Before a calculation can be performed on a parallel computer, it must first be decomposed into tasks which are assigned to different processors. Efficient use of the machine requires that each processor have about the same amount of work to do and that the quantity of interprocessor communication is kept small. Finding an optimal decomposition is provably hard, but due to its practical importance, a great deal of effort has been devoted to developing heuristics for this problem.
Researchers at Sandia Labs have developed a variety of innovative algorithms for this decomposition problem and implemented them in a software package called Chaco. This code is being used at most of the major parallel computing centers in the country to simplify the development of parallel applications, and to ensure that optimal performance is obtained. Chaco has contributed to a wide variety of computational studies including investigation of the molecular structure of liquid crystals, evaluating the design of a chemical vapor deposition reactor and modeling automobile collisions.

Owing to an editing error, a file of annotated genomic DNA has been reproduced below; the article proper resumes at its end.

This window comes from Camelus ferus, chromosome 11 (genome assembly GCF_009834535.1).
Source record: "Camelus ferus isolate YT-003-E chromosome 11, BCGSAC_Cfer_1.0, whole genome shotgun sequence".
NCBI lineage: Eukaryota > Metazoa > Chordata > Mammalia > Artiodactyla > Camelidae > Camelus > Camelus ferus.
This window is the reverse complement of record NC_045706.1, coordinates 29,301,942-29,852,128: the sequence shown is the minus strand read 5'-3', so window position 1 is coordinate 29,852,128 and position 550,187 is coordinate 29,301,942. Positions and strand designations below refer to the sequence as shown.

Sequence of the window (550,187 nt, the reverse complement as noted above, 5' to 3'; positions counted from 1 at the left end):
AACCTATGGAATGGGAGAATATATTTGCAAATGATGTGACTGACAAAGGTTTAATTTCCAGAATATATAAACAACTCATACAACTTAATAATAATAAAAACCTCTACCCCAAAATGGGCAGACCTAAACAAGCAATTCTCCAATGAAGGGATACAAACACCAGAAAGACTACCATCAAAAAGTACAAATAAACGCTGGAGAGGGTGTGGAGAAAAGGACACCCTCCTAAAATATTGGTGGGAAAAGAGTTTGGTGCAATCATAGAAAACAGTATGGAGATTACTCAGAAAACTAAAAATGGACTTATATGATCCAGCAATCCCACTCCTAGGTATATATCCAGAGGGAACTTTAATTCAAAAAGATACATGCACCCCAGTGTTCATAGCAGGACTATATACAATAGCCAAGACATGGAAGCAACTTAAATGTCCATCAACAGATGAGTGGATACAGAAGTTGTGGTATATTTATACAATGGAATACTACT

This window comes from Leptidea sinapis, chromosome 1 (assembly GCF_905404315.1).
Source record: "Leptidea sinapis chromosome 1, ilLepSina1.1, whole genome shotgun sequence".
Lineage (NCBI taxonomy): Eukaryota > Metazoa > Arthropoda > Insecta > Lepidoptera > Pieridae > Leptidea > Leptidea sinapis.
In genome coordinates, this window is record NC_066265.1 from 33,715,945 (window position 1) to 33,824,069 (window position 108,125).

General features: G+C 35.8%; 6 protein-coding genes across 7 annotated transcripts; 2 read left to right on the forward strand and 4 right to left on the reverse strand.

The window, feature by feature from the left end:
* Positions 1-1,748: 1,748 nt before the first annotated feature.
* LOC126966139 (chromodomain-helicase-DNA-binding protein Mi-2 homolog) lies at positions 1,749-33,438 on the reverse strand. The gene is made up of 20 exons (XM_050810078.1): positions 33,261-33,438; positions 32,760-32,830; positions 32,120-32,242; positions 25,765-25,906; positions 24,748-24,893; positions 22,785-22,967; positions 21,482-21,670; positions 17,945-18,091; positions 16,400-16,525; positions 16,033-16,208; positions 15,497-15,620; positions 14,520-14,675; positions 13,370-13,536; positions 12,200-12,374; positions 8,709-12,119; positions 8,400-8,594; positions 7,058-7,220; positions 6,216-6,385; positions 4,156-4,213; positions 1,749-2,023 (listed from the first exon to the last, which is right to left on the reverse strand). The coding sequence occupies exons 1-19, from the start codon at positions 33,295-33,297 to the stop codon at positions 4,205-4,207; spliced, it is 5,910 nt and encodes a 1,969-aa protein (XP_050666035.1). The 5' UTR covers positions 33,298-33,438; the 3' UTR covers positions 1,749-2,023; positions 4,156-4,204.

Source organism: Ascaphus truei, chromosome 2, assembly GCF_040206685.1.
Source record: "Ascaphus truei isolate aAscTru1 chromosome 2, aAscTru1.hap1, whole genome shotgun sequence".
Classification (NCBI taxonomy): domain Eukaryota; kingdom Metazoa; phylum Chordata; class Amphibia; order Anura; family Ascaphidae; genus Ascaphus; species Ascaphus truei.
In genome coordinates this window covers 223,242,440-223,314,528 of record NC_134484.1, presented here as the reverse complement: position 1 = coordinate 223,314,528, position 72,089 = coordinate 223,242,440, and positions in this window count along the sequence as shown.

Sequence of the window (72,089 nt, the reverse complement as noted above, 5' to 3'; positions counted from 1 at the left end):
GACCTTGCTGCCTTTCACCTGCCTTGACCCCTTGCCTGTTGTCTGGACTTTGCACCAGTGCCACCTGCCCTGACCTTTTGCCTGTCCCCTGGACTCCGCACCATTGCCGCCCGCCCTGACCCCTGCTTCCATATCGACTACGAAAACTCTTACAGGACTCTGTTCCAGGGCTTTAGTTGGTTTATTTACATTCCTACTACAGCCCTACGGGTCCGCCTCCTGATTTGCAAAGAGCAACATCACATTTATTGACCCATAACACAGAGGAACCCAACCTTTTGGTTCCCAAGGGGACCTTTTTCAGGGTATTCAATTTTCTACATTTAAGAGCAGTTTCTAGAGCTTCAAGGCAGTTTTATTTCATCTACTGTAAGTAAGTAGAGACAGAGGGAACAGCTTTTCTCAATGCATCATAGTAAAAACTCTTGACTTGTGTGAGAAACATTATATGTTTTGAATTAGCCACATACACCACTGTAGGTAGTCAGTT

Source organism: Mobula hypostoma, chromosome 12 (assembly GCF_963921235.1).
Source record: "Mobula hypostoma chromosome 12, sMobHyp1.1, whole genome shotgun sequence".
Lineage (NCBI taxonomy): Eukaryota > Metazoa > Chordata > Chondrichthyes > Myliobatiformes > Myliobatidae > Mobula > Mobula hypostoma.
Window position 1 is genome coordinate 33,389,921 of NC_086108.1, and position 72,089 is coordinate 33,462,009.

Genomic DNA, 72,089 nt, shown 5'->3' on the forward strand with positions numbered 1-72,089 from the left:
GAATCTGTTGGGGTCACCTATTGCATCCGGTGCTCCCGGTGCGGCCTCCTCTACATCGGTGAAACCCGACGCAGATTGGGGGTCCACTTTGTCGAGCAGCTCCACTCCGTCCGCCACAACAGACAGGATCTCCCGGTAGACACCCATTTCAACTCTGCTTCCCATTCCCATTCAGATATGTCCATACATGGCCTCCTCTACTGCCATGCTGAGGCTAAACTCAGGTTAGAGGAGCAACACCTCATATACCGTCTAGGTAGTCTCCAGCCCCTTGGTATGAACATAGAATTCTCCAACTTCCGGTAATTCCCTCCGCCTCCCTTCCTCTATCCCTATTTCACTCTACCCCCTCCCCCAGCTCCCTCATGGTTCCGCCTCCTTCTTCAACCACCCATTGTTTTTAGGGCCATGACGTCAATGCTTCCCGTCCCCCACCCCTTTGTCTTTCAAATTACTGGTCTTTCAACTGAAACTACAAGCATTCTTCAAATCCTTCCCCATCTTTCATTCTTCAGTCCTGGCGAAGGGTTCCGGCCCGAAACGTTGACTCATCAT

The algorithms developed for Chaco have also been successfully applied to a number of problems which have nothing to do with parallel computing. These include the determination of genomic sequences (a critical part of the Human Genome Project), the design of space-efficient circuit placements, organization of databases for efficient retrieval, and ordering of sparse matrices for efficient factorization.